This was chosen on the assumption that fork overhead is much lower than reinitialization, configuration reload, etc. A daemon has the flexibility to do initialization and management (through signals) from a central process but still take advantage of load balancing compute fabric.
- Registration is sent to edge routers, which are responsible for load balancing
On Connection (TCP)
- Edge router accepts the connection and creates an FD
- Edge router gives the node with the parent template the connection FD
- Parent node forks the template process
- The child process resumes from the listen call, receiving the connection FD
On Connection (Unix, FIFO)
The inode stores a reference to the listening (parent/template) PID.
- Client process creates an FD
- Client node sends the FD to the parent node
- Parent node forks the template process
- Child process resumes from listen call, receiving the connection FD
- On listen(), secondary "warm" processes are pre-forked in the background, ready to accept a connection
- Exact behavior is a policy of some sort.
This is largely undetermined.
- Storage fabric and compute fabric same hardware?
- Storage fabric is basically SAN
- Contains real files, directories, and data required to make connections (Unix, FIFO)
- If following plan 9, daemons may implement VFS.
- This is actually very problematic based on forking model of daemons
- Full ACLs (MAC) and real locks are probably a requirement
- Track file versions
- Extended attributes important, likely used for management purposes
- Probabalistically, files are near nodes that use them (eg, a workstation has a copy of the home directory of its user)
- Determinisically, files are replicated to mount point parameters (eg, /home is replicated 3 times, /tmp none)
A prototype filesystem based for small clusters. It's layered on top of a traditional disk FS.
- Each file is stored on the node running the process that created it
- No replication
- Devices kept by the node that backs it
- Check local filesystem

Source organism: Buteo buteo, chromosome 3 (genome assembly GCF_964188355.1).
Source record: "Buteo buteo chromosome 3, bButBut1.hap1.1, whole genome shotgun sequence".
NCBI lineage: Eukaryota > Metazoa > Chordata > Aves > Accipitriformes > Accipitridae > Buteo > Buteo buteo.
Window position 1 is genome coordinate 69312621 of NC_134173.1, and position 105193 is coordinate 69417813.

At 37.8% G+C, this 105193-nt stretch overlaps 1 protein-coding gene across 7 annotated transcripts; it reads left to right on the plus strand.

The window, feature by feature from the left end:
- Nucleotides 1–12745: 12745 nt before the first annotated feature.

- If not there, broadcast request to fabric
- If no response, assume not there
- If found, open network stream to file
Graphical workstations can work in this context.
- A process holding certain kinds of FDs (eg, Wayland with open DRI hardware) makes it unmovable (ie it is tied to the node)
- A process connected to an unmovable process is weighted against moving away from the node (eg, graphical apps)
- Userspace very similar to old timeshare systems.
- VT works similarly: init ties terminal FD to login process
I haven't figured out how display/login managers get local hardware FDs.
/dev/node/*? Probably has some pretty big security concerns.
- Nodes and implicit forking completely interfere with parallelism.
- No idea how to rectify.
- Real filesystem locks may help? (Possible as long as process death releases lock)
- Ideally, databases map to filesystem (eg, plan 9), but querying is not a thing in this model?
uid_t and gid_t
32-bit numbers are likely sufficient. I believe that 4 billion groups or users are unlikely to be found on a single system.
This is used to identify both node devices (keyboards, displays, etc) and file sources (disk drives, storage clusters). Therefore, it will likely need to be a structured number including if it's a real or virtual device, the node providing it (real only), and some other identifiers.
The idea of major and minor device numbers are all but lost in this system.
A process is only on one node at a time. It may be useful assign an 'authoritive' node (probably the origin) to the process and encode it in the PID. However, this requires the node to always service the process, even if it has given it to another node. It may also act as a bottle neck and in the event of failure, cause the process to be orphaned and lost.
However, we do not want every node tracking every process, either.
We must also prevent two processes from ever getting the same ID.
- Inferno: Distributed Plan 9-based operating system able to be used across a mixed-architecture fabric
- Approaches to Distributed UNIX Systems: Paper from 1986 discussing approaches to distributed Unix
To Do & Ideas
- How Beowulf does compute fabric and its properties
- BeOS/Haiku: Using user space processes to perform kernel functions?
- Could also be use for services that depend on storage semantics (eg, databases) or network semantics (eg, UDP)
- Protocol Buffers: provides semi-descriptive wire format, for prescribed data structures
- BSON for open-ended data structures?
- Loveseat: Key-Document DB which stores the documents on the filesystem and uses a daemon to perform map-reduce indexing
- Pipeline shell: A shell that, instead of processing data strictly sequentially, is able to break up the work and scale it out
- Idea of a "multi-pipe", where data can be distributed to any number of recipients?
- Is it possible to multi-pipe transparently?